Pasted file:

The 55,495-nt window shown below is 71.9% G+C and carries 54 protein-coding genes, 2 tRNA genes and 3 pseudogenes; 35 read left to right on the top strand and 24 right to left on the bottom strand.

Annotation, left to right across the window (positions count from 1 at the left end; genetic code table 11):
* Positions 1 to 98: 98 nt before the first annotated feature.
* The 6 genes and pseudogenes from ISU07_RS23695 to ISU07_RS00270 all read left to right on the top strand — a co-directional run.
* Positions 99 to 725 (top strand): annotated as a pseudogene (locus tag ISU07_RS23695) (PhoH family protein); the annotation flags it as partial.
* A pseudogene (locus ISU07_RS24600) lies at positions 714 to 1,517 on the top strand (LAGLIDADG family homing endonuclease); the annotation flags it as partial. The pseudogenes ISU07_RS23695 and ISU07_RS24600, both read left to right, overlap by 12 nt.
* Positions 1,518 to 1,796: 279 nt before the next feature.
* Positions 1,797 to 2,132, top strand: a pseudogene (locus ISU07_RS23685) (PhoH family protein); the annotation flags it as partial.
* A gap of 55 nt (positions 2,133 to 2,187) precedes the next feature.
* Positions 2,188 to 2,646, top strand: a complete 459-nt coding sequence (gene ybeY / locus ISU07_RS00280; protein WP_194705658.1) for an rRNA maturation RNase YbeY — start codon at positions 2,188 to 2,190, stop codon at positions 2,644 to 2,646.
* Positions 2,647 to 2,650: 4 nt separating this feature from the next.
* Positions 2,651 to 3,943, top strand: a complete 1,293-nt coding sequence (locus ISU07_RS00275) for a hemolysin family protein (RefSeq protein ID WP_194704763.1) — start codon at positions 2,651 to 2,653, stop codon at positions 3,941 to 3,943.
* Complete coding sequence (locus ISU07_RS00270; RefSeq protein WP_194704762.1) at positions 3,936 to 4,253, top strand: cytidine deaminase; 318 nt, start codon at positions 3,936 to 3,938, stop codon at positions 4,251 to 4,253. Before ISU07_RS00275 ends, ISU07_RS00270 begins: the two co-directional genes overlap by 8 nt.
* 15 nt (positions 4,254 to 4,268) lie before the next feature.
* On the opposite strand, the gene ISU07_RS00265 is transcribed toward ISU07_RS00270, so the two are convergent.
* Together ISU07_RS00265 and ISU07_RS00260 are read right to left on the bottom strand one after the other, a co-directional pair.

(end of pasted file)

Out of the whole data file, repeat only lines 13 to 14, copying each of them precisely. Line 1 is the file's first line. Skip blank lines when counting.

* Complete coding sequence (locus ISU07_RS00270; RefSeq protein WP_194704762.1) at positions 3,936 to 4,253, top strand: cytidine deaminase; 318 nt, start codon at positions 3,936 to 3,938, stop codon at positions 4,251 to 4,253. Before ISU07_RS00275 ends, ISU07_RS00270 begins: the two co-directional genes overlap by 8 nt.
* 15 nt (positions 4,254 to 4,268) lie before the next feature.